After living through school, a career, maybe a family and the usual experiences, then what? The gray hair and hunched posture may take over, but in the case of three older men living in a small port town, their eyes hold a look of relentless determination.

With a bit of wisecracking comedy and some failed attempts to understand the complexities of the Internet, the men (portrayed by Bob Burkholder, Britt Crosley and David VanderWal) forge ahead in their old age to explore relationships and change in “Old Goats,” an Elliott Bay Productions and ShadowCatcher Entertainment film.

The three men are first-time feature-film actors from the area. Their characters, whom share their names, meet and soon find themselves pushing and helping each other get every ounce left out of life.

Despite attending their senior fitness classes, arguing over how to talk to women and dealing with unreached dreams like sailing to Hawaii, the men eventually learn that their lives are meant to be exactly as they are.

“Old Goats,” which opens at the SIFF Cinema in the Uptown on Aug. 17, has received Best of the Fest awards at the Seattle, Palm Springs and Sun Valley International Film Festivals. It also won the Special Jury Prize for Narrative Features at the San Jose Cinequest Film Festival. The film is a mix of the documentary and fictional film styles.

David Skinner, a Madison Park resident and ShadowCatcher Entertainment’s executive producer, said the film production company looks for character-driven stories that challenge the audience to think beyond the confines of the theater. ShadowCatcher Entertainment works with comedies, dramedies and period pieces, but they all involve people and changes.

“We found something in ‘Old Goats’ that we’ve never seen before,” Skinner said. “It had an honesty and sincerity and truth about it that we really loved.”


A relatable film

ShadowCatcher Entertainment started in 1993, when Skinner and a few other men wanted to produce unique films, Skinner explained. Although he is the only original founder left, he said the company still looks for film ideas here in Seattle and around the world to help produce. They have even produced on Broadway, released books and helped with distribution campaigns.

“Because there are so many movies now, little films like ‘Old Goats’ can fall between the cracks,” Skinner said. “You have to realize the world is changing in the digital age and then try to take advantage of the change, but you still have to have a good story to start.”

Having produced several successful movies, including “Smoke Signals” and “Outsourced,” ShadowCatcher Entertainment took on the distribution and production help for “Old Goats.” Skinner said the company was drawn to the refreshing and honest approach of Taylor Guterson, the 31-year-old director/writer of “Old Goats” and son of “Snow Falling on Cedars” author David Guterson.

Skinner and his associates came across the film through a mutual friend at the Seattle International Film Festival, where the film took Best of the Fest in 2011.

Guterson did not try to top big-name directors’ or writers’ styles in the film; his work is original, sophisticated and vulnerable, Skinner said.

He said he also embraces an age interesting for both young and older audiences.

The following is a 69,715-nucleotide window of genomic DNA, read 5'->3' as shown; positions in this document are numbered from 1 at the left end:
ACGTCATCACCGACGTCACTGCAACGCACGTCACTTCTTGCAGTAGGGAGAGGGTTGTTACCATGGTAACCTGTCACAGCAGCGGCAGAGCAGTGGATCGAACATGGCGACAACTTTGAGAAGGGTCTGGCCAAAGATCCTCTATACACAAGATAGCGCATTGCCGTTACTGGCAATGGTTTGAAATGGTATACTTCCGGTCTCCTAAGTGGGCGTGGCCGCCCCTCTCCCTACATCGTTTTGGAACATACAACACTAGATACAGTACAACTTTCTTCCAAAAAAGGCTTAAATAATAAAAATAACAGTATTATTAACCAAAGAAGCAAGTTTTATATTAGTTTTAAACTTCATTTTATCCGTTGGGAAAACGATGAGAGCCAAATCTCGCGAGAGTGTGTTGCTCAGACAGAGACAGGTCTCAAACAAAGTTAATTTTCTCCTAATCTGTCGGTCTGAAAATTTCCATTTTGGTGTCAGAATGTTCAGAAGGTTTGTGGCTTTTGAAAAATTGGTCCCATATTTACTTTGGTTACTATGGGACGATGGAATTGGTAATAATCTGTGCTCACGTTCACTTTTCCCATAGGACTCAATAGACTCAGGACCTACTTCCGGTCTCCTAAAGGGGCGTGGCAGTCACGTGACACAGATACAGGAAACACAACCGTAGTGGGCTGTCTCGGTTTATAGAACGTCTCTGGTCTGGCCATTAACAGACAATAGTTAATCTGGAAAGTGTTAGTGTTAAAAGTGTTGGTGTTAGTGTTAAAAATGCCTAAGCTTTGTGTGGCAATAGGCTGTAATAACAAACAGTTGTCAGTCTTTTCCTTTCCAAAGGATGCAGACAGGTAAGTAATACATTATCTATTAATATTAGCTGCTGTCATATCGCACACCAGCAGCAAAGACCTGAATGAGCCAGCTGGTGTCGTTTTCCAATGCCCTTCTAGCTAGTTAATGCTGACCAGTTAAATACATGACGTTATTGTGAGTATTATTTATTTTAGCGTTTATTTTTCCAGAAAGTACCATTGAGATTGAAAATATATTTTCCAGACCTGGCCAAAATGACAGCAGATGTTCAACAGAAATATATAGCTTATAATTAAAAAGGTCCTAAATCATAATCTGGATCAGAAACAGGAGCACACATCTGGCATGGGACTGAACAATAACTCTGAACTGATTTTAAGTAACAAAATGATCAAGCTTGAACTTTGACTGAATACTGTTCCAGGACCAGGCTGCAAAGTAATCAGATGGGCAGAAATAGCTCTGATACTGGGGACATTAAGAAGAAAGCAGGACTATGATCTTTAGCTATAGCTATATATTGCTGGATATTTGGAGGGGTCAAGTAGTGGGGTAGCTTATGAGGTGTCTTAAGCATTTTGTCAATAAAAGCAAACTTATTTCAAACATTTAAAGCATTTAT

“Just because you are 60, 70 or 80 doesn’t mean you are packing it in,” Skinner said. “I think people will recognize intuitively that these three men in the film are living through different lives that speak to different parts of who they are.”

So far, audiences have said the piece is a remarkable work, Skinner said. As the film grows nationally from its Seattle roots, it will find a niche that appreciates the style and characters, he said.

“Whether it is the parent or grandchild, anybody — we know that there is an audience for well-told stories for people of this age,” Skinner said.


On-the-job experience

Funded mostly by personal investments from Guterson and his partner, Jonathan Boyer, the small-budget movie was filmed similar to a documentary, but with a mix of fiction.

It took 56 days of shooting on Bainbridge Island, in Seattle and in West Seattle, and a year of editing and coordinating the schedules of Guterson, Boyer and the three actors, but Guterson said he enjoyed the different filming style. The small group handled everything from props to lighting to video, so they did come across difficulties beyond financing, he said.

“Old Goats” is Guterson’s first feature film, but he has production experience from running Elliott Bay Productions, a video- and film-production company for mostly nonprofit and corporate organizations.

“You make it by basically learning how to do everything yourself,” Guterson explained. “Either you do it, or it doesn’t get done.”


‘True to life’

Guterson said Burkholder, Crosley and VanderWal are unique and slightly inappropriate just as much on camera as they are off. The movie is meant to exemplify the struggle elderly people face if they get stuck in their routine later in life.

Guterson, who lives in Issaquah, said the three actors often listened to what he wanted in a particular scene but would then talk naturally and put the script in their own words to show the reality of their individual lives.

“It is extremely difficult for the characters to change who they are at their age,” he said. “To some extent, they are not quite satisfied with something in their lives, but in the end, they aren’t really capable of changing that. It is true to life.”

For Guterson, the movie took on a more solemn feel at points, he said.

“It is slightly depressing because you just see these men sort of spinning their wheels,” he said. “I think it’s really more of a window of perception in that old age is not as different as your life now. The film shows you still have fun and anxieties.”